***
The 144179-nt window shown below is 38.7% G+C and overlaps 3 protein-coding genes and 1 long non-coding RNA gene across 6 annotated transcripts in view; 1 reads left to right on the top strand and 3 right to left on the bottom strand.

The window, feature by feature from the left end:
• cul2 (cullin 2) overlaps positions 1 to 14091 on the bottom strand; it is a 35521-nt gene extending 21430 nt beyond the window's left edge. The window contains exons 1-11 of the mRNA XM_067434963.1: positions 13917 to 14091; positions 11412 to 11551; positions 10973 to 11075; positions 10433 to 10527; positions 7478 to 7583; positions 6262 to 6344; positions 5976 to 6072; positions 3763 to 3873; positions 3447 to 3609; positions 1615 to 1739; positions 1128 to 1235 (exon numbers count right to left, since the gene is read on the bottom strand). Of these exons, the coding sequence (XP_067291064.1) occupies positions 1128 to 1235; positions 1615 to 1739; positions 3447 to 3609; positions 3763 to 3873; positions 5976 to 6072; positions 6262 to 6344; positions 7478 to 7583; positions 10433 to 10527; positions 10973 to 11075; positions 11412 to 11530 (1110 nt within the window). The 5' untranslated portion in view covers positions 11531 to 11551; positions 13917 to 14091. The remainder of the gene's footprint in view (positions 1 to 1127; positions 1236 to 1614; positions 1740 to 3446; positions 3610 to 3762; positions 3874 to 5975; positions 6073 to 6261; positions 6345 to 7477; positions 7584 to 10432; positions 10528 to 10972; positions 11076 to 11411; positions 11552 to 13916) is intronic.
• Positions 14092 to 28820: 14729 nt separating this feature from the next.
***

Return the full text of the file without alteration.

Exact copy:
The 144179-nt window shown below is 38.7% G+C and overlaps 3 protein-coding genes and 1 long non-coding RNA gene across 6 annotated transcripts in view; 1 reads left to right on the top strand and 3 right to left on the bottom strand.

The window, feature by feature from the left end:
• cul2 (cullin 2) overlaps positions 1 to 14091 on the bottom strand; it is a 35521-nt gene extending 21430 nt beyond the window's left edge. The window contains exons 1-11 of the mRNA XM_067434963.1: positions 13917 to 14091; positions 11412 to 11551; positions 10973 to 11075; positions 10433 to 10527; positions 7478 to 7583; positions 6262 to 6344; positions 5976 to 6072; positions 3763 to 3873; positions 3447 to 3609; positions 1615 to 1739; positions 1128 to 1235 (exon numbers count right to left, since the gene is read on the bottom strand). Of these exons, the coding sequence (XP_067291064.1) occupies positions 1128 to 1235; positions 1615 to 1739; positions 3447 to 3609; positions 3763 to 3873; positions 5976 to 6072; positions 6262 to 6344; positions 7478 to 7583; positions 10433 to 10527; positions 10973 to 11075; positions 11412 to 11530 (1110 nt within the window). The 5' untranslated portion in view covers positions 11531 to 11551; positions 13917 to 14091. The remainder of the gene's footprint in view (positions 1 to 1127; positions 1236 to 1614; positions 1740 to 3446; positions 3610 to 3762; positions 3874 to 5975; positions 6073 to 6261; positions 6345 to 7477; positions 7584 to 10432; positions 10528 to 10972; positions 11076 to 11411; positions 11552 to 13916) is intronic.
• Positions 14092 to 28820: 14729 nt separating this feature from the next.